Search for the Lost City of Atlantis Part 2: The Search

About the search for the lost city of Atlantis, information about the history and background of search.

The Continuing Search for . . . Atlantis

THE SEARCH: Augustus Le Plongeon was the 1st to excavate Mayan ruins in Yucatan, and from his findings, he came up with elaborate mythological theories which tied American civilization to Atlantis. His translations of Mayan manuscripts (the few left by the Spanish) told of an Atlantean queen, Moo, who, as Isis, founded Egypt. Sad-eyed and bearded, with a fierce temper, Le Plongeon and his American-born wife finally went to Brooklyn, where they wrote books putting forth such facts as that Christ spoke Mayan on the Cross--books few people believed.

Ignatious Donnelly had somewhat more solid credentials than Le Plongeon, but he was no less a wild-eyed theorizer. But who would not give some credibility to a man who spent 8 years in the U.S. House of Representatives? His book Atlantis: The Antediluvian World, which he wrote in 1882, went through 50 printings, the last in 1962. Many experts thought that the story of Atlantis had to be untrue because it was impossible for a continent to sink rapidly to the bottom of the sea. Donnelly did not agree. If earthquakes and volcanic eruptions can sink islands, why can't they sink continents, too? Like Le Plongeon, he made a point of similarities between Old and New World cultures and attributed them to Atlantis. He also thought that Sir Francis Bacon wrote Shakespeare's plays, and that a comet had once destroyed the earth.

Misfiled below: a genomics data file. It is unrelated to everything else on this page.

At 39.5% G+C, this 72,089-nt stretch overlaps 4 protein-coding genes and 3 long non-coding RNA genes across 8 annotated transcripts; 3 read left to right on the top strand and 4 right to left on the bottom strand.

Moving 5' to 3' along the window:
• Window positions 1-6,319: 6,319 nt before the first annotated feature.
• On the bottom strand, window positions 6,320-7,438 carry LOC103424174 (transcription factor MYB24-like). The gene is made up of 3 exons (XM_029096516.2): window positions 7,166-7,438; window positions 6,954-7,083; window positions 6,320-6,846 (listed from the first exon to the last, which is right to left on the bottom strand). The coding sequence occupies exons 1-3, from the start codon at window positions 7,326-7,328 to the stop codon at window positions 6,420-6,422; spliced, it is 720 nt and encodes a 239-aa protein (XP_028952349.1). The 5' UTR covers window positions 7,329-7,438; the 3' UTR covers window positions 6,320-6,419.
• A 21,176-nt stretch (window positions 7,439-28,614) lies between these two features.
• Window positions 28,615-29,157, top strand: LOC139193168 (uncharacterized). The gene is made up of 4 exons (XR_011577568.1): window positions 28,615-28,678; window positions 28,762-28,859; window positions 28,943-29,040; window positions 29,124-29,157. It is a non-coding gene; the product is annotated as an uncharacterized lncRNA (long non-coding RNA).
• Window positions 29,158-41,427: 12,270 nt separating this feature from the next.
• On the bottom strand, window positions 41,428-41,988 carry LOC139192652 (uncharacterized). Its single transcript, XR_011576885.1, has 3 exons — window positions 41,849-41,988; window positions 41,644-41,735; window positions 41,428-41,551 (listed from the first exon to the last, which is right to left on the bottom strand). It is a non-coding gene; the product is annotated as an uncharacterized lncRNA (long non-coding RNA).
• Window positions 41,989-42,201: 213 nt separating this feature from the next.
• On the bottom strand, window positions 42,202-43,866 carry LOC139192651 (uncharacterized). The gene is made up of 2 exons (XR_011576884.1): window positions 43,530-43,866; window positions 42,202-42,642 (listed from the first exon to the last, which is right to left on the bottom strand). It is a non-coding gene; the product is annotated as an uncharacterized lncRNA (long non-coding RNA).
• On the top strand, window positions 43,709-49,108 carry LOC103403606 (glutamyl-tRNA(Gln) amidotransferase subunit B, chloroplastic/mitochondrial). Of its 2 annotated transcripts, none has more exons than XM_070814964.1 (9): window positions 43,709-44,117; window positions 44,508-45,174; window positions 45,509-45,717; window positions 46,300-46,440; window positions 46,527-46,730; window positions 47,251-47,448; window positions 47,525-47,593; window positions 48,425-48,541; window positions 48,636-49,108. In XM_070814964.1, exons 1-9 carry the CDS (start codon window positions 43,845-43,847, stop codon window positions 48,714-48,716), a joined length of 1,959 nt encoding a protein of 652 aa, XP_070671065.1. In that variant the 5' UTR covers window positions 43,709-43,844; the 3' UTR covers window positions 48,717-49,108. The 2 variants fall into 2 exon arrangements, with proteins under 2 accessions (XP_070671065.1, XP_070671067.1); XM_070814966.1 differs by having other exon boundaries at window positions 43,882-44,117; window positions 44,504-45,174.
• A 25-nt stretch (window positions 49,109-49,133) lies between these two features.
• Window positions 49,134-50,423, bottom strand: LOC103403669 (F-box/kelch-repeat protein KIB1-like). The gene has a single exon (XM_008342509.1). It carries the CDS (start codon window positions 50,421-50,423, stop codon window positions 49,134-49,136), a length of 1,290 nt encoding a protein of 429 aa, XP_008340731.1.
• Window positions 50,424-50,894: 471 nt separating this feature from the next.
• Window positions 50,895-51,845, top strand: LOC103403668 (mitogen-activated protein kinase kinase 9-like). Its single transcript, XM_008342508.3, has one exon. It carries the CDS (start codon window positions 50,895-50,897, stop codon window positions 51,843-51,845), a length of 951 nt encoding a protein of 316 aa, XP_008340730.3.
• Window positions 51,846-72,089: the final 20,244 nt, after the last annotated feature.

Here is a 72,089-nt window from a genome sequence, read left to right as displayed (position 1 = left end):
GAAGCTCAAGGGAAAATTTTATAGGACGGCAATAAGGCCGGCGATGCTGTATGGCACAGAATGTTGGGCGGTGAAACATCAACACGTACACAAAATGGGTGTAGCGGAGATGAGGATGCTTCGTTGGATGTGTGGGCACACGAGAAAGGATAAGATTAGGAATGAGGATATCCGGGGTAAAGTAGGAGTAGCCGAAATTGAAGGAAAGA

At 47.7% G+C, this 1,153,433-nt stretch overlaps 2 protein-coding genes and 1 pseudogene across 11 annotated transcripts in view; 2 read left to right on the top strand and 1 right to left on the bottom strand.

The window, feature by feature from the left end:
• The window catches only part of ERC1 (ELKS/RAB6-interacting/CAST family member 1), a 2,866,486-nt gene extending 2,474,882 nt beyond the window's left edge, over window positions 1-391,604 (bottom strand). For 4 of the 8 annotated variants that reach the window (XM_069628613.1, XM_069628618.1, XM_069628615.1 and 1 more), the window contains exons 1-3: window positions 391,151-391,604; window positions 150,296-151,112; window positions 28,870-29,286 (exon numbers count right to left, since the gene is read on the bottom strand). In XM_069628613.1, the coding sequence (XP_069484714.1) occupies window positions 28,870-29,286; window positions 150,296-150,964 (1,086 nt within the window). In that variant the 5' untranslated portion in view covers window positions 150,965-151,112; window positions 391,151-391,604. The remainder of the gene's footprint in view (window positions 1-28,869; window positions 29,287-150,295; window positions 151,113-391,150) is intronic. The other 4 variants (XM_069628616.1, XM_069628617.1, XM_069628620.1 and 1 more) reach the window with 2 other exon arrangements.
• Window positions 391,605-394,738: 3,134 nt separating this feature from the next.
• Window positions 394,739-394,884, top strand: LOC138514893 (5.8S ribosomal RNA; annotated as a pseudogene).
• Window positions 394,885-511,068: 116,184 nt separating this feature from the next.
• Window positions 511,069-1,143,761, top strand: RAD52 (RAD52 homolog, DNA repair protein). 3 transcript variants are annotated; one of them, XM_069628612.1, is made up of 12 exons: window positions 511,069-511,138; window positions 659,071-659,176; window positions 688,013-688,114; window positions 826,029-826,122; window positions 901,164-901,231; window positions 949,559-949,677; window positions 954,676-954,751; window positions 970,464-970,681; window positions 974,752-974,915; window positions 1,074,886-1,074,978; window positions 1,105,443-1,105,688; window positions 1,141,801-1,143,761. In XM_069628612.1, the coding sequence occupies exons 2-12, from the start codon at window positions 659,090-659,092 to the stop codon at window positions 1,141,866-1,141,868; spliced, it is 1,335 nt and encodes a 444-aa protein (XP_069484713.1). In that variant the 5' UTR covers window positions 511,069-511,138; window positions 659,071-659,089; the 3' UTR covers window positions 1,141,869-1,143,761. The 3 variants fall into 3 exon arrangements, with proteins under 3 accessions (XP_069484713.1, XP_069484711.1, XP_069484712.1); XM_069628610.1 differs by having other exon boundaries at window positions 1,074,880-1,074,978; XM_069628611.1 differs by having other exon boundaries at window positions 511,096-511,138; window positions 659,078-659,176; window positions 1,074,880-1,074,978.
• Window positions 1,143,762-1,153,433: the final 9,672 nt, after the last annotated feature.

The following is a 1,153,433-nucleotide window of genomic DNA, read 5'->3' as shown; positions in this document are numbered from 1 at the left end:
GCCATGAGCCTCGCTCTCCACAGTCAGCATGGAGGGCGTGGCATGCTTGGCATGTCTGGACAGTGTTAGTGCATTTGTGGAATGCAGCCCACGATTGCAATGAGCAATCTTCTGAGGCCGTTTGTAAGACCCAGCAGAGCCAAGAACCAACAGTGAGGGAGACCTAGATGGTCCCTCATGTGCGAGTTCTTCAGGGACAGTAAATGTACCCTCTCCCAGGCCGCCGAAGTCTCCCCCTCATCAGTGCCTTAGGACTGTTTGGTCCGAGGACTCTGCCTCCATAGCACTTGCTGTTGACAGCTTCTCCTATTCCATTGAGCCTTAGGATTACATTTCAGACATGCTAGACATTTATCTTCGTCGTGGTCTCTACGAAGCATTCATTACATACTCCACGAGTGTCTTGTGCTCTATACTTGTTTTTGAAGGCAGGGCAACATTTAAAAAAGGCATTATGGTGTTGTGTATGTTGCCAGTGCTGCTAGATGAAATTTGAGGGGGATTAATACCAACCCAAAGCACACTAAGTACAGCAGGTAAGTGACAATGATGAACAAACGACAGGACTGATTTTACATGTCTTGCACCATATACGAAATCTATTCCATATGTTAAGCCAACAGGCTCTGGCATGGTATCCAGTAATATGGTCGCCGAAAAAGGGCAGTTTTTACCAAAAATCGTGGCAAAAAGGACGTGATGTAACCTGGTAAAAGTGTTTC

Dr. Paul Schliemann had an illustrious pedigree. His grandfather was Heinrich S. Schliemann, the famous archaeologist who excavated Troy and Mycenae. Paul, however, did not have much going for him except a story. He sold the story, "How I Discovered Atlantis, the Source of All Civilizations," to the New York American in 1911. In it, he claimed to have been willed the secrets of Atlantis by his grandfather, who left the evidence in an old envelope of papers and an ancient owl-headed vase. One piece of evidence, which was never seen by the public, was a bronze vase inscribed "From the King Chonos of Atlantis." Currently, it is assumed that his story was a hoax.

Fragile James Churchward started his search for Atlantis with a holy source--the mysterious Caacal Tablets, which had been shown him by a Hindu priest. The tablets revealed, he said, that there were 2 sunken continents--Atlantis in the Atlantic and Mu in the Pacific--and that both had sunk when gas-filled chambers beneath them collapsed. He also claimed to have once been attacked by a flying snake.

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